with 44... Be3!.
42... Rxd2 43. Nxd2 Nxg4 44. b5 Nf6
An attempt to mate the white king from the hfile after 44...
Ne3 45. b6 Kf7 would be parried with a mere 46. Ra7+! Ke6 47. Rh7
making the white bpawn irrepressible.
45. Kg2 Bc5 46. b6 Bxb6 47. Rxb6 Nxe4
To achieve a draw Black should only exchange some identical
material (even losing his pawns), but it proves to be not at all
easy.
48. Nc4 Kg7 49. Ne3 Nf6 50. Rb7+ Kh6 51. Kf3 Kg5 52. Rb5+
Kh6 53. Nd4 Re4 54. Ne2 Re5 55. Rb1 g5 56. Nc4 g4+ 57. Kf2 Rf5+
Black could prevent the white king from coming to the centre
of the board with 57... Ne4+ 58. Kg2 and then choose between
58... Rf5 and 58... Rc5. But the latter would lead to a lost
position by Black owing to the pawn on d5 because after 59. Ne3
Nc3 60. Rh1+ he would have to go 60... Kg5, as 60... Rh5 would be
bad because of an intermediate 61. Nf5+! by White (in case of 61.
Rxh5+ Kxh5 62. Nxc3 d5 the dpawn would get to d3 or perish to
Black’s pleasure) 61... Kg5 62. Rxh5+ Kxh5 63. Nxc3 d5 64. Nd4.
58. Ke3 d5 59. Nd4 Rh5 60. Nd6 Kg6 61. Rb6 Re5+ 62. Kf4 Re1
63. Ra6 Rf1+ 64. Kg3 Kh5 65. Kg2 Rd1 66. Ne2 Kg5 67. Nf7+ Kg6 68.
Ne5+ Kf5 69. Nc6 Nh5 70. Ra4 Rd2 71. Kf1 Rd3 72. Kg2 Rd2 73. Kf2
Rb2 74. Ncd4+ Kg5 75. Ke3 Rb8
Complicating the defence. 75... Ng7 76. Kd3 Nf5 looked better.
76. Ne6+ Kf6
Black had to run the risks and send his king to the side of
the board to support the gpawn with 76... Kh4 77. N2d4 (if 77.
Ra1, then 77... g3 ) 77... Kh3.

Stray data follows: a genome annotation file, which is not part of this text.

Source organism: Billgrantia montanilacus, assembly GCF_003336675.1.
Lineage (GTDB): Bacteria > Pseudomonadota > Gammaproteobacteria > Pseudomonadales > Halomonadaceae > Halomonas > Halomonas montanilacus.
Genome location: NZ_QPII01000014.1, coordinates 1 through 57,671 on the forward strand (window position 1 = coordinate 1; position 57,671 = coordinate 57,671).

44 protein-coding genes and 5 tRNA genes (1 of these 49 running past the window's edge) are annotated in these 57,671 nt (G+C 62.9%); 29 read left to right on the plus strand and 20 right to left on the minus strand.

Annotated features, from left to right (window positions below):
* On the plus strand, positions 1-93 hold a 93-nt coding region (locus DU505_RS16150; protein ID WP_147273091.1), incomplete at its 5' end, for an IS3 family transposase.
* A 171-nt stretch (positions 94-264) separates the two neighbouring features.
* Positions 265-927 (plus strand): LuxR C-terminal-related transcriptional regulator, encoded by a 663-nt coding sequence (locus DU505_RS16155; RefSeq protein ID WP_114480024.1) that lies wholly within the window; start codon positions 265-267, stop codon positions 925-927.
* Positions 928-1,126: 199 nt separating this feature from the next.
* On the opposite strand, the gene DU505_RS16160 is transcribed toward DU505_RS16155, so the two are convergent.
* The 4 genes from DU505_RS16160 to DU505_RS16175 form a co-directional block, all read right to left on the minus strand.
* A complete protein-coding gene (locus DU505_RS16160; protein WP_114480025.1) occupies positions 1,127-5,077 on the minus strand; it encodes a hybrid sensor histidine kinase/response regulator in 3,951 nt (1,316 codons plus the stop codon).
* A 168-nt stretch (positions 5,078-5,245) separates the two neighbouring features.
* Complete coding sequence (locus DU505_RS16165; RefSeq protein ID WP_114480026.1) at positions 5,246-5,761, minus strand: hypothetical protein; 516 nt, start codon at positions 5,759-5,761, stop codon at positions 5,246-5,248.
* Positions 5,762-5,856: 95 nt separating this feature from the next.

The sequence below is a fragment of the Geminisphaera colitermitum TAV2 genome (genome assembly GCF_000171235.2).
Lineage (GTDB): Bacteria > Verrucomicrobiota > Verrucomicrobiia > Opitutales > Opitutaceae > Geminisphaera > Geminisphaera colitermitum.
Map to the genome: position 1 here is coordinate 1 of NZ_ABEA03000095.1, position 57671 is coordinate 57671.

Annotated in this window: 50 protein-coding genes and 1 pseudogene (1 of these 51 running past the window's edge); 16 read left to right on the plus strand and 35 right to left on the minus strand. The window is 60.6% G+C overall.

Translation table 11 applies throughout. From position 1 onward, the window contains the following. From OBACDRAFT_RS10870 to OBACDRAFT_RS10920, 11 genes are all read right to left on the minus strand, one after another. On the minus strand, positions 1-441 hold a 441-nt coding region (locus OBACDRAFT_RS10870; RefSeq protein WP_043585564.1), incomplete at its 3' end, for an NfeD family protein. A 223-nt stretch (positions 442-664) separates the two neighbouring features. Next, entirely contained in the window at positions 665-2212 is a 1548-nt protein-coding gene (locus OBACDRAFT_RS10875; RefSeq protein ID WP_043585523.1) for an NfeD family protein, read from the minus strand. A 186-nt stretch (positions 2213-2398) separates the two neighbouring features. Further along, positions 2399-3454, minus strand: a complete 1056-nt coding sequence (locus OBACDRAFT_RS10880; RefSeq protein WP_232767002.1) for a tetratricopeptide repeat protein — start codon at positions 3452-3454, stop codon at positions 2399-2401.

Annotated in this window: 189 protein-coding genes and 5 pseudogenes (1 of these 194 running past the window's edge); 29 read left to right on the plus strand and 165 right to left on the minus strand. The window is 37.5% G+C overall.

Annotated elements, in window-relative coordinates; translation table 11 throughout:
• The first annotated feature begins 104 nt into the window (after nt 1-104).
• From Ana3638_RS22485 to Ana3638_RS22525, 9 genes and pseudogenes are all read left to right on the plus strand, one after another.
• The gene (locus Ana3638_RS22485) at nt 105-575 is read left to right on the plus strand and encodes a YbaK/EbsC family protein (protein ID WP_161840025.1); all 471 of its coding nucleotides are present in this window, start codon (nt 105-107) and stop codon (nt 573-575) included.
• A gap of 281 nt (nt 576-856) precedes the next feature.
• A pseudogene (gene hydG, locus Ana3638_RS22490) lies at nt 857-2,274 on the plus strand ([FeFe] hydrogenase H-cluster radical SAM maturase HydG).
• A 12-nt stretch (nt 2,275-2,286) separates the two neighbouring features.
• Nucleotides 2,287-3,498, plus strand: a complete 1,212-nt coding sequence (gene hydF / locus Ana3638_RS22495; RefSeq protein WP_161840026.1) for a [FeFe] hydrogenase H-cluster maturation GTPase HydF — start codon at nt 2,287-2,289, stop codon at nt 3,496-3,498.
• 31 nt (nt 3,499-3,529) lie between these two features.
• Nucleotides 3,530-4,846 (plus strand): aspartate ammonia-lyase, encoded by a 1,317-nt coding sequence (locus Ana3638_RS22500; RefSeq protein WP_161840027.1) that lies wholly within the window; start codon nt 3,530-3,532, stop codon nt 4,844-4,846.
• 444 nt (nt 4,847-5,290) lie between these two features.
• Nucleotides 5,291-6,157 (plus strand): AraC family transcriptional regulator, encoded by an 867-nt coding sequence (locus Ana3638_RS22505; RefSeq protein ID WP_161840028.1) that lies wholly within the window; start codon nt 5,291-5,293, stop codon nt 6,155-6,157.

77. Nc7 Rb3+ 78. Kd4 Kg5 79. Nxd5
One enemy less.
79... g3 80. Ra8 Nf6 81. Ne3!
Upsetting the coordination of the black pieces.
81... Rb4+
After 81... Kh4 there would be an unpleasant 82. Rh8+ Nh5 83.
Ng1.
82. Kc3 Rh4 83. Ra5+ Kg6 84. Kd3
White could not take the pawn immediately because of the check
with the knight from e4.
84... Ng4
If 84... Ne4, then 85. Ng2
85. Nf5 Rh8 86. Nfxg3
Neither Chess Base nor Chess Assistant have games with such a
combination of material. Now they will.
86... Rf8 87. Nd4 Rc8 88. Ra6+ Kg5 89. Ne6+ Kh4 90. Nf5+
Kh3?
One need not have seen the live game to note that the
opponents were in hard time troubles. The black king has stepped
right towards a mate. 90... Kh5 should have been played.
91. Ke4?
This was the first time that White remitted Black. The game
would be over after 91. Nf4+ Kh2 92. Ra2+ Kg1 93. Nh3+ Kf1 94.
Ng3+ Ke1 95. Ra1+.
91... Kg2 92. Kf4 Nf2 93. Ne3+ Kh2 94. Kf3 Nd3 95. Nf1+?!
This was the second time. It would be unexpectedly strong to
try to exchange the knights with 95. Nf4!!. After 95... Ne5+
(there is neither 95... Nxf4 because of 96. Ng4+ Kg1 97. Ra1+,
nor 95... Ne1+ because of 96. Kf2) 96. Kf2 Rh8 97. Nf1+ Kh1 98.
Ra1 Ng4+ 99. Kg3 Black's king would be caught into a mating net.
95... Kg1 96. Ne3 Ne1+
96... Rc6 gives Black nothing because of 97. Ra1+ Rc1 98. Ra8.
97. Kg3?
97. Ke2 was better.
97... Rg8+ ?
Black overlooked his luck. After 97... Rc3! 98. Kf4 Ng2+ 99.
Nxg2 Kxg2 he could reduce to a theoretically drawn endgame.
98. Ng4 Re8?
Black mistakes again. If he bound the knight on e6 with 98...
Rg6 White would have had to look for chances after 99. Kh3 Kf1
100. Ne5.
99. Nf4 Rb8
99... Nc2 could not save Black because his knight would perish
after 100. Rc6 Ne3 (if 100... Ne1, then 101. Rf6 Kf1 102. Nh2+
Kg1 103. Nh3+ wins) 101. Rc1+ Nf1+ 102. Kf3 Rf8 (if 102... Re7,
then White mates in one after 103. Nh3+) 103. Ne3.
100. Ra3 Rb2 101. Re3 Ng2 102. Ra3
102. Nh3+ Kh1 103. Rf3 would be simpler.
102... Kf1